Payroll Employment
Data from the survey of employers reinforces concern about weak employment growth.  Nonfarm payrolls were down 3,300 in June (seasonally adjusted).  Payroll employment remains more than 14,000 higher than a year ago, but most of those gains occurred during the latter part of 2013.  Over the first 6 months of this year, employment has increased by only 1,700.

As shown in the table below, employment declines hit every category of service-providing sectors.  The largest declines were in Professional & Business Services and Education & Health Services — two areas that have previously been showing strong growth trends.  The news was more positive in the goods-producing sectors.  Manufacturing employment surged by 1,700, and employment in Construction increased as well.  Despite recent gains, employment in both Manufacturing and Construction remain lower than they were at labor market trough in February 2010, and together those two employment categories account for cumulative job losses of over 41,000 since the start of the 2008-09 recession.

Source:  Bureau of Labor Statistics

Source: Bureau of Labor Statistics

# # #

*Seasonally adjusted data for Arkansas nonfarm payroll employment, reported in a format compatible with the monthly news release from the Arkansas Department of Workforce Services, can be found hereTable-Seasonally Adjusted NFPE.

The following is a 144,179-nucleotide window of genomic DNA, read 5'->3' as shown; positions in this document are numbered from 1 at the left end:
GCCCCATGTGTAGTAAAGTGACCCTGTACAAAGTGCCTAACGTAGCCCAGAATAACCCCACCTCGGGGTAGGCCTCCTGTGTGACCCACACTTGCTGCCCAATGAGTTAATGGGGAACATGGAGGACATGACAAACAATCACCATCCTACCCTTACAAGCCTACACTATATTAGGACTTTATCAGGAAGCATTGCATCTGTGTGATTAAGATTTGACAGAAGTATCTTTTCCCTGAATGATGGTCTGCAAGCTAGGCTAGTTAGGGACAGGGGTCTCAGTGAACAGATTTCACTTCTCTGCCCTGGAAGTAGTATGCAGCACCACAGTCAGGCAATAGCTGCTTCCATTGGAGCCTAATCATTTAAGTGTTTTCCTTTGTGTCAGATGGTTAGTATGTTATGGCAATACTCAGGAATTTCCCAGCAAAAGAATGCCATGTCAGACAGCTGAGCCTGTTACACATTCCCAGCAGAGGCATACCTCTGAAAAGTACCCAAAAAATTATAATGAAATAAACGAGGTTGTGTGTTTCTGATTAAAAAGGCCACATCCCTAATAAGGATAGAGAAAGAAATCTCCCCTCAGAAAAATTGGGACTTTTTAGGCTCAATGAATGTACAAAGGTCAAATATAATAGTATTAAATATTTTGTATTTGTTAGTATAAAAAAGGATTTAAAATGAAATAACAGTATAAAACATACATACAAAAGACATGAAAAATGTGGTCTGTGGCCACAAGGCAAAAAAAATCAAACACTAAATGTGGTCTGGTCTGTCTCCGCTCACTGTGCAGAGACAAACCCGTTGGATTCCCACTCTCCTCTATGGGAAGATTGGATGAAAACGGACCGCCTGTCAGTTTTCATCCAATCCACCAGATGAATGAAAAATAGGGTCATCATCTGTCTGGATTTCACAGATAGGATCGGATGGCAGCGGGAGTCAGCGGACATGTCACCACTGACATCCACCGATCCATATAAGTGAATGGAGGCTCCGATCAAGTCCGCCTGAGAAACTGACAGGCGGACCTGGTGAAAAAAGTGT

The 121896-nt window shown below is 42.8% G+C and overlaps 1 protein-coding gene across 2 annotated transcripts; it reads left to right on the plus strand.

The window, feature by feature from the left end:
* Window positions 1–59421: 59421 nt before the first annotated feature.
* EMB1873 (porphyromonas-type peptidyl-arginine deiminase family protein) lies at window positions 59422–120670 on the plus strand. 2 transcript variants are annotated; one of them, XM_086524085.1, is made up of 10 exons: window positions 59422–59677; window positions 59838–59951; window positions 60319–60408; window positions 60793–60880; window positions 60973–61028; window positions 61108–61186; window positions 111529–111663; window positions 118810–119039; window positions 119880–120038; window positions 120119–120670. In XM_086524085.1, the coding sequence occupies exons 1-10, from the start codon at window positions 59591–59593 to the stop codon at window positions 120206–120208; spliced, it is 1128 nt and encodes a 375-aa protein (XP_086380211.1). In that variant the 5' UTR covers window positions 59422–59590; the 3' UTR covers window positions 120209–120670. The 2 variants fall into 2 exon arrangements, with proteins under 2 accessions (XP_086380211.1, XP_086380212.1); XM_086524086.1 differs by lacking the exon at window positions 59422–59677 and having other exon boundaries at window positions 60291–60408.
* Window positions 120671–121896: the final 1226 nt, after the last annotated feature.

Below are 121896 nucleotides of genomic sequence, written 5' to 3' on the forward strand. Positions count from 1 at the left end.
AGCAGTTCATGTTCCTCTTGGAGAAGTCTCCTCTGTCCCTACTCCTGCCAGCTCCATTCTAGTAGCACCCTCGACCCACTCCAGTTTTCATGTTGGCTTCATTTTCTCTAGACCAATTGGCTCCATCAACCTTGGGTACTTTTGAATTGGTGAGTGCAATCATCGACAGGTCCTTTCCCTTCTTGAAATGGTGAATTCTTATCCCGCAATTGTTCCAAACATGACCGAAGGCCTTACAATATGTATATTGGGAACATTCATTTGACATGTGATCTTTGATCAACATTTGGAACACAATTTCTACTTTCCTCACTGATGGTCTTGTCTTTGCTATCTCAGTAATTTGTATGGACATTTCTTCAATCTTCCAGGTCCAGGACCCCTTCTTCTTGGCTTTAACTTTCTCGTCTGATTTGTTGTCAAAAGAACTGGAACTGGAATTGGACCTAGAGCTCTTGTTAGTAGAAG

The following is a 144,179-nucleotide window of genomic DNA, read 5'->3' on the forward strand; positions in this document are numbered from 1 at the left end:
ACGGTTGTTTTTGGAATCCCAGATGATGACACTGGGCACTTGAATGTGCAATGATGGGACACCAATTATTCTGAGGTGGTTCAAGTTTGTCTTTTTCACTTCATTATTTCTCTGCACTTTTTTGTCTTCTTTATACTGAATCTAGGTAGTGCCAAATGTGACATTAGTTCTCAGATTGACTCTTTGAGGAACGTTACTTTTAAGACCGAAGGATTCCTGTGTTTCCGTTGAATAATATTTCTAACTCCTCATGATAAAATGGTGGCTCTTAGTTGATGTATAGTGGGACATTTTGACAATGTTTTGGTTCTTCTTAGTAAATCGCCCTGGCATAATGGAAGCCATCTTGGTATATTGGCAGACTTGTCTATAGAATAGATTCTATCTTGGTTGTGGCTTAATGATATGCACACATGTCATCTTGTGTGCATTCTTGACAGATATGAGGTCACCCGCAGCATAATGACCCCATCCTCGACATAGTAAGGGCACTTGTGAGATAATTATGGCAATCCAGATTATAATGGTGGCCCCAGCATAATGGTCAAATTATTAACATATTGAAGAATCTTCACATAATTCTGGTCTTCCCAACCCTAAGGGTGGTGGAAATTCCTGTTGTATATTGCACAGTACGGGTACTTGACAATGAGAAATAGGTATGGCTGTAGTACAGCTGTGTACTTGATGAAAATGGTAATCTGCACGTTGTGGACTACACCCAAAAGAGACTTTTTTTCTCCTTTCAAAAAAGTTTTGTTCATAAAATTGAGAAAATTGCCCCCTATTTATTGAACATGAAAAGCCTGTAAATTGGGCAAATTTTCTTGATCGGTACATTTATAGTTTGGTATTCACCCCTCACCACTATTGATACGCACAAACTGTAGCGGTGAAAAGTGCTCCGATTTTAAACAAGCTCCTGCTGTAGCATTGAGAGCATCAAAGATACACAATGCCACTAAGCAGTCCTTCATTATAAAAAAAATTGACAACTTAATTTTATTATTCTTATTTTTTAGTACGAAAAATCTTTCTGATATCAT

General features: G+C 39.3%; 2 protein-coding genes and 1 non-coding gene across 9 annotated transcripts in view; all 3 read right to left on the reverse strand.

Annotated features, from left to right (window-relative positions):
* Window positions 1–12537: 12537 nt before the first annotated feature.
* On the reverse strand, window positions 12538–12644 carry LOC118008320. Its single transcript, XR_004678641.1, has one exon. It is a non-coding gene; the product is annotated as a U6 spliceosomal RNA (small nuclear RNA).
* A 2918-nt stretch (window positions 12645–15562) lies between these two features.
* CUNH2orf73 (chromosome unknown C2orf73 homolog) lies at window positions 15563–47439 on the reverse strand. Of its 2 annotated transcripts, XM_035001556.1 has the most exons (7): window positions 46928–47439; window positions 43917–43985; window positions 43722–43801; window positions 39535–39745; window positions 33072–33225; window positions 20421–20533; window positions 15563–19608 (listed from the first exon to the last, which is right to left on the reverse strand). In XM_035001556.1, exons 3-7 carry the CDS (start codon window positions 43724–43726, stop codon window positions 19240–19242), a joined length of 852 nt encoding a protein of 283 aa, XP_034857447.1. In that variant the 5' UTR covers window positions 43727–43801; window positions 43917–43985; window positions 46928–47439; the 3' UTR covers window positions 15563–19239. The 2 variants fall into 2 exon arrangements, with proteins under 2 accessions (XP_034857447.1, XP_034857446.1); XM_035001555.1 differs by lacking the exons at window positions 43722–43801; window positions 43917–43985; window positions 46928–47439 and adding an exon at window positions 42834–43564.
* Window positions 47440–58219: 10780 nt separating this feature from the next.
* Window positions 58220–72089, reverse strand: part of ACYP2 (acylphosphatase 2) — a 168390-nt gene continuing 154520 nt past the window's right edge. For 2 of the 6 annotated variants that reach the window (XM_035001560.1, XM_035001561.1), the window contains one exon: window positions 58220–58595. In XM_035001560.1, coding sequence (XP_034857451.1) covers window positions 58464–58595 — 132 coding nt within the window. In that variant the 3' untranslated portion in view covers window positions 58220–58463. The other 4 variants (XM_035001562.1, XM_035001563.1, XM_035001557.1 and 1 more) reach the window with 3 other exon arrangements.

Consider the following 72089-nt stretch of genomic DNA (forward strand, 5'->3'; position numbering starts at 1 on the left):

Metro Area Unemployment and Employment – May 2014

By , July 1, 2014 1:26 PM

Unemployment rates in Arkansas’ metro areas continue to trend downward.  For the period from May 2013 through May 2014, not-seasonally adjusted data from the Bureau of Labor Statistics show declines ranging from 0.9 percentage points in Fayetteville and Little Rock to 1.7 percentage points in Memphis.  Statewide, the unemployment rate has fallen 1.1 percentage points over the past 12 months.

Source:  Bureau of Labor Statistics

Source: Bureau of Labor Statistics

On a month-to-month basis, the not seasonally adjusted data indicate that unemployment rates moved higher in May.   However, this is a typical seasonal effect.  Unemployment rates usually rise in the early to mid-summer — in part due to effects related to the end of the school year.   After adjusting for these recurring seasonal patterns, unemployment rates declined in May for all eight of Arkansas’ metro areas.  The Smoothed Seasonally Adjusted Metropolitan Area Estimates show declines of 0.2 percentage points in Jonesboro, Pine Bluff and Texarkana; and declines of 0.1 percentage points in the other five metro areas.  A graph of the smoothed seasonally-adjusted estimates (below) illustrates the downward trend that has prevailed across all of Arkansas’ metro areas since late last summer.

Source: Bureau of Labor Statistics

Source: Bureau of Labor Statistics

Payroll Employment
In the other half of the metropolitan area report, payroll employment continued to be disappointingly weak across the state.  Total employment was down in six of the eight metro areas, with small increases in Fayetteville and Memphis.  Compared to a year ago, employment is higher in all metro areas except Texarkana — but the gains are relatively small.  Year-over-year employment growth has been positive but less than one percent in Fort Smith, Memphis and Pine Bluff.  Payroll employment is still lower than its pre-recession peak an all metro areas except Fayetteville and Jonesboro.

Source:  Bureau of Labor Statistics

Source: Bureau of Labor Statistics

Panorama Theme by Themocracy

AWSOM Powered